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Chinaro Kennedy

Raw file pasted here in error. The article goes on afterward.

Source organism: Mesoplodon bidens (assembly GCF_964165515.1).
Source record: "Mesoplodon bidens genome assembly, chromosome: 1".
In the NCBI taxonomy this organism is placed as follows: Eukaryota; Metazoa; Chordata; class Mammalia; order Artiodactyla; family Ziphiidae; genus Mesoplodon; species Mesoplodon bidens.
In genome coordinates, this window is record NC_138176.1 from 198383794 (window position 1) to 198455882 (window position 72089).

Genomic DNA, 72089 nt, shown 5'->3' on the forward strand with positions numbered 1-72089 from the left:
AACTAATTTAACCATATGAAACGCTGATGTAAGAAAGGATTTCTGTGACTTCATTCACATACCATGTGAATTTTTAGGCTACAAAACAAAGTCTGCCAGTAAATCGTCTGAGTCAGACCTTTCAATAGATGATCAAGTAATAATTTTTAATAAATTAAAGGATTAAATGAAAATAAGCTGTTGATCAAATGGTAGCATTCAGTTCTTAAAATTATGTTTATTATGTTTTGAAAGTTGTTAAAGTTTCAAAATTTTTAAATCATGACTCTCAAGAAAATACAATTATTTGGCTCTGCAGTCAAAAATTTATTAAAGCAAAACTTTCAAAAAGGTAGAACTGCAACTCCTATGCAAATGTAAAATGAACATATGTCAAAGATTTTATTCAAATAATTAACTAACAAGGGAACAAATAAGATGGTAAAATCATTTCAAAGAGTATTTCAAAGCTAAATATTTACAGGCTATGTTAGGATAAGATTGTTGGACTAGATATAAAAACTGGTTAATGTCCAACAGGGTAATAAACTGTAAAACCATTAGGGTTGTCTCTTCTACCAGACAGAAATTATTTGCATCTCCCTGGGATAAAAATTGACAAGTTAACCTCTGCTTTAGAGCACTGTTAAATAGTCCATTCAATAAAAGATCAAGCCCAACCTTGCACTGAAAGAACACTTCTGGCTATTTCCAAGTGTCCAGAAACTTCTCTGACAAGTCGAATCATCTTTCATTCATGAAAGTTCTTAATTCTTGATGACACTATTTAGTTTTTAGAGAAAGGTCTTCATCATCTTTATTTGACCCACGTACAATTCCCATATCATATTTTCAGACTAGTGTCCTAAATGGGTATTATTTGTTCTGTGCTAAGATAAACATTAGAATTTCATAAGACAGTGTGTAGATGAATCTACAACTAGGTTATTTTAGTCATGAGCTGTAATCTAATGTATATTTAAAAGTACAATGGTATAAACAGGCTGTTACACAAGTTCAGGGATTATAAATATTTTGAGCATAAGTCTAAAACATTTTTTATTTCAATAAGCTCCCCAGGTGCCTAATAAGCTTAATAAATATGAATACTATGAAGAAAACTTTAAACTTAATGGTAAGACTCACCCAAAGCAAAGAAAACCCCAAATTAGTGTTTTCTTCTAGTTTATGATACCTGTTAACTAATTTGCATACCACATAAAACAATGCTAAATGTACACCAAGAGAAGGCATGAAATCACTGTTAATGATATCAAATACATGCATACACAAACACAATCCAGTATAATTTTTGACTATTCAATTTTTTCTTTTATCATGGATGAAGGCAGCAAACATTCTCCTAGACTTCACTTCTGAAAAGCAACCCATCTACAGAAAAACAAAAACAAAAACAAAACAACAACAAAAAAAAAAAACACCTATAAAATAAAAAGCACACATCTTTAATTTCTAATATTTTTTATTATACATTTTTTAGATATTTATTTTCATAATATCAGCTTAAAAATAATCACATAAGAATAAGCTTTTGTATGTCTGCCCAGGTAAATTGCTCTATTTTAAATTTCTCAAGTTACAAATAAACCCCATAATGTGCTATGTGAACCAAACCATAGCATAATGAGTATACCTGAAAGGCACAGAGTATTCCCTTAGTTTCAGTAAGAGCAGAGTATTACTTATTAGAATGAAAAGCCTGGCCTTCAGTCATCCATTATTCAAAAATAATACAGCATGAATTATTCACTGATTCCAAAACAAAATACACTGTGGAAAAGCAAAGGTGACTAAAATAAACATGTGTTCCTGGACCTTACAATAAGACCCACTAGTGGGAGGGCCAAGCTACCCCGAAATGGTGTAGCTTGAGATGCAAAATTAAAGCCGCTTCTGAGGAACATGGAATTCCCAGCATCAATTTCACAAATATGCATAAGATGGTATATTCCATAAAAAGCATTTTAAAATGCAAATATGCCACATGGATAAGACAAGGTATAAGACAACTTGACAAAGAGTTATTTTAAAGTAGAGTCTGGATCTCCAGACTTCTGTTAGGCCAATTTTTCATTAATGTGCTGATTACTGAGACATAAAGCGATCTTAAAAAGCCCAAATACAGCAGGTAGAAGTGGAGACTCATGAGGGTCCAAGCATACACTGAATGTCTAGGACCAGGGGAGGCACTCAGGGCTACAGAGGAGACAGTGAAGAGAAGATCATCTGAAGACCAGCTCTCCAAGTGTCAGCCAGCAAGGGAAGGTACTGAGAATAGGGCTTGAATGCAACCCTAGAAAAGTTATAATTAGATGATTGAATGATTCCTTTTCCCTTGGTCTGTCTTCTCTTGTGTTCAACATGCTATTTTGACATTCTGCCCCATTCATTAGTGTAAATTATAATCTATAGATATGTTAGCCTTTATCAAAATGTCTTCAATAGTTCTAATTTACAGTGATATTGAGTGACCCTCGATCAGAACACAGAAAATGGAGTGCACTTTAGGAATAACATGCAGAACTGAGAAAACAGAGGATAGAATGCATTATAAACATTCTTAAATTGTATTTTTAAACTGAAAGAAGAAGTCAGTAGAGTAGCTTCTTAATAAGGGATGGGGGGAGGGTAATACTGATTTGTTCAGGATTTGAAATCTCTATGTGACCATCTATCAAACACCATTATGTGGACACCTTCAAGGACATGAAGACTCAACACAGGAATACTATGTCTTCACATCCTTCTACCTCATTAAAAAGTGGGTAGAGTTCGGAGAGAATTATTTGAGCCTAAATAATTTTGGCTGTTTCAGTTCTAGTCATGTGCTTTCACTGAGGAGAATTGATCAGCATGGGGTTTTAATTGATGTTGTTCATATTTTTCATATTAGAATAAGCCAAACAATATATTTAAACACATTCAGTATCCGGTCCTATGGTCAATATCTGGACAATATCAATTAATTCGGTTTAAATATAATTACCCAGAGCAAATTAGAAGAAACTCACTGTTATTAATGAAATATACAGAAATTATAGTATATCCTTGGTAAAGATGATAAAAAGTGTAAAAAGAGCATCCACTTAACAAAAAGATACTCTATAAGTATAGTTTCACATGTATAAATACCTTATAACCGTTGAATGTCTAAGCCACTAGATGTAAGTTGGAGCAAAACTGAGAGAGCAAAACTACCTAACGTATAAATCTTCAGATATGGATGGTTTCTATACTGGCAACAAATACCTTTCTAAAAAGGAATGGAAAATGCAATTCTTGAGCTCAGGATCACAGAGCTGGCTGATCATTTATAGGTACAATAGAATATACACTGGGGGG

Abortion has been a public health issue since the procedure became legal 47 years ago and, clinicians have performed 60,069,971 abortions from 1973 to 2017 in the United States. In 2014, a significant decline in abortion rates has been recorded in almost every state, as well as across different subpopulations when segregated by age, race/ethnicity, education, income, or geographic locations. However, abortion rates were still significantly higher among Black women relative to the U.S. average, prompting the need to examine the causes of this disparity. The main purpose of this quantitative study was to investigate and determine the sociodemographic causing factors of the relatively high rates of abortions among Black women recorded in 2014 in the United States. This study was grounded on the decision theory (the theory of choice), put forth in 1670 by Blaise, which encompasses the reasoning that underlies an individual’s choice. Secondary data from the abortion rates of 15 to 19-year-old Black women in 2014 were collected for this quantitative study from the Alan Guttmacher Institute (AGI) database. I then condensed the number of abortions in every 1,000 women to every 100 women, which resulted in a sample size of 3,200 Black women, who have had at least 1 abortion in 2014. The data analytic procedures included a frequency analysis, a cross-tabulation, a Chi-square test, an independent samples t-test, and a simple Logistic regression to determine the causing factors of abortion among black women in the United States. The results showed that abortion rates were high in high school women, single women, urban residing women, and nonreligious women. The findings of this research study can create awareness, so I recommend it to public health leaders who can now educate young women in our communities about abortion long before they become pregnant; hence, abortion rates can decrease which can result in economic growth, socio-economic development, promotion of public health, and positive social change